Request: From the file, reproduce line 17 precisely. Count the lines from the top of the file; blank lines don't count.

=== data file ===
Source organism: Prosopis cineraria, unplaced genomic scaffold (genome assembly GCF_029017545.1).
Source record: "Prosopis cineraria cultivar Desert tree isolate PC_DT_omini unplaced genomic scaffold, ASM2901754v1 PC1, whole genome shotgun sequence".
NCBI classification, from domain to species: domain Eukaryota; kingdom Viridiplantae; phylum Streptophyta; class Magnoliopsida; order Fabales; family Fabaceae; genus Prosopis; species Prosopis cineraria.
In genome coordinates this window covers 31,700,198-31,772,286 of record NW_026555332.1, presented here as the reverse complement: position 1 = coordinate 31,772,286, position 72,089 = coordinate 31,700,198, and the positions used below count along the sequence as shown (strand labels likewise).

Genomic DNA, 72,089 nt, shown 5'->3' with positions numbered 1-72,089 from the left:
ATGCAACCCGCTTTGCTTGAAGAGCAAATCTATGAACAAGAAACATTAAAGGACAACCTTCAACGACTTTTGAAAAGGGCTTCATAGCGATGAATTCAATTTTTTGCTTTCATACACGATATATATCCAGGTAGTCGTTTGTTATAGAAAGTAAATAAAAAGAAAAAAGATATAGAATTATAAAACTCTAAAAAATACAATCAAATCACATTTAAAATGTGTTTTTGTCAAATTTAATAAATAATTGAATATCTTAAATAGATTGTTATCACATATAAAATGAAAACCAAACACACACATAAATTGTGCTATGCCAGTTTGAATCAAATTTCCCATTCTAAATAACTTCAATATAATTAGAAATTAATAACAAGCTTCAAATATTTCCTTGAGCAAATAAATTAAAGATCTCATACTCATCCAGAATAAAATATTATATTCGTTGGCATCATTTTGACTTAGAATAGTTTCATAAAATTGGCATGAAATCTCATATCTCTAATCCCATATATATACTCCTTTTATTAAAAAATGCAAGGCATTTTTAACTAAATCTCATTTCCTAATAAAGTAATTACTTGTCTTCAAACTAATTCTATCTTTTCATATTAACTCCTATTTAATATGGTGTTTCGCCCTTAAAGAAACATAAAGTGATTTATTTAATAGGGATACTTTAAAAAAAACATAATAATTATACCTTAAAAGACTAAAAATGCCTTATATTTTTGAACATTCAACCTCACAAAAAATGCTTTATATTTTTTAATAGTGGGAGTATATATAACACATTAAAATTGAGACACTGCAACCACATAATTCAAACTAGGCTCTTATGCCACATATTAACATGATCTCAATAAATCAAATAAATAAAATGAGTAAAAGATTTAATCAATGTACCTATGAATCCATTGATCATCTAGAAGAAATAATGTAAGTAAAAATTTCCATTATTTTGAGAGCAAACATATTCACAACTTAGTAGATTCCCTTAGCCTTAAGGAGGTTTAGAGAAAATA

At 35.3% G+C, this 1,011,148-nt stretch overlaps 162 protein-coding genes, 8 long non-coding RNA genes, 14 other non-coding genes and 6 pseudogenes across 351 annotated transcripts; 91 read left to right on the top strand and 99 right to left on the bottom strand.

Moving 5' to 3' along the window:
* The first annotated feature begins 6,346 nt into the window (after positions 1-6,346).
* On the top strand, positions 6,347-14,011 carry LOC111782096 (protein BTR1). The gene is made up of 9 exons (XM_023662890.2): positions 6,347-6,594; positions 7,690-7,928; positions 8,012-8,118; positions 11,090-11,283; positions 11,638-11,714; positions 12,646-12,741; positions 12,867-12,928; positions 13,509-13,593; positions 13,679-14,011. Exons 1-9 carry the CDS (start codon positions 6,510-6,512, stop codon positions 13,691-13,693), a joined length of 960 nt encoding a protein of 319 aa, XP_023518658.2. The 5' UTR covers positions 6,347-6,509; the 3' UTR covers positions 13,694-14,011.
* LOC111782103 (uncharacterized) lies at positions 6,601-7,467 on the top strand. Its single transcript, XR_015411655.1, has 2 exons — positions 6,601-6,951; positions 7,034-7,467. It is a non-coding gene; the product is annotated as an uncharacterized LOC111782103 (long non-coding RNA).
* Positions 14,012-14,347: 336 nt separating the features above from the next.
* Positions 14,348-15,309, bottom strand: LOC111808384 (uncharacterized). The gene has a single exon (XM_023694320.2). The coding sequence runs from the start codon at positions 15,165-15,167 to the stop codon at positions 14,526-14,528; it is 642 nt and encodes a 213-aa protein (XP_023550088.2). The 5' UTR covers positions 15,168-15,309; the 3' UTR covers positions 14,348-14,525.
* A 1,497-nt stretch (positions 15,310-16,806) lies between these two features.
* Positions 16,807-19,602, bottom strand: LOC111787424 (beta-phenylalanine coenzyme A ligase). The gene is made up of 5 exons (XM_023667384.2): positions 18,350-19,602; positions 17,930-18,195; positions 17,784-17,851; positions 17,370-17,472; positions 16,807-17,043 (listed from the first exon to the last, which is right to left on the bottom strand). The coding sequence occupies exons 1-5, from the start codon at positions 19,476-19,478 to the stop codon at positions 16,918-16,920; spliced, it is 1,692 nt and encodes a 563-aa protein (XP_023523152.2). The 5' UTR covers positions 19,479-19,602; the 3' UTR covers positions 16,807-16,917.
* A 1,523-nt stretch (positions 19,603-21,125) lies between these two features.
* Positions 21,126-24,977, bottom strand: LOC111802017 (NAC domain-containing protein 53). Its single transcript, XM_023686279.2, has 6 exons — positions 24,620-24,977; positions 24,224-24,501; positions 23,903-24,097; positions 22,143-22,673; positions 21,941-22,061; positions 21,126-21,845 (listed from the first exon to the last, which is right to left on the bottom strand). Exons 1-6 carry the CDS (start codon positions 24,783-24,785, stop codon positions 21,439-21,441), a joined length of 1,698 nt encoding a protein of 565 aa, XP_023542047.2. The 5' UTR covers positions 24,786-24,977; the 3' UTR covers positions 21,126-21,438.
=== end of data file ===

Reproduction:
* Positions 21,126-24,977, bottom strand: LOC111802017 (NAC domain-containing protein 53). Its single transcript, XM_023686279.2, has 6 exons — positions 24,620-24,977; positions 24,224-24,501; positions 23,903-24,097; positions 22,143-22,673; positions 21,941-22,061; positions 21,126-21,845 (listed from the first exon to the last, which is right to left on the bottom strand). Exons 1-6 carry the CDS (start codon positions 24,783-24,785, stop codon positions 21,439-21,441), a joined length of 1,698 nt encoding a protein of 565 aa, XP_023542047.2. The 5' UTR covers positions 24,786-24,977; the 3' UTR covers positions 21,126-21,438.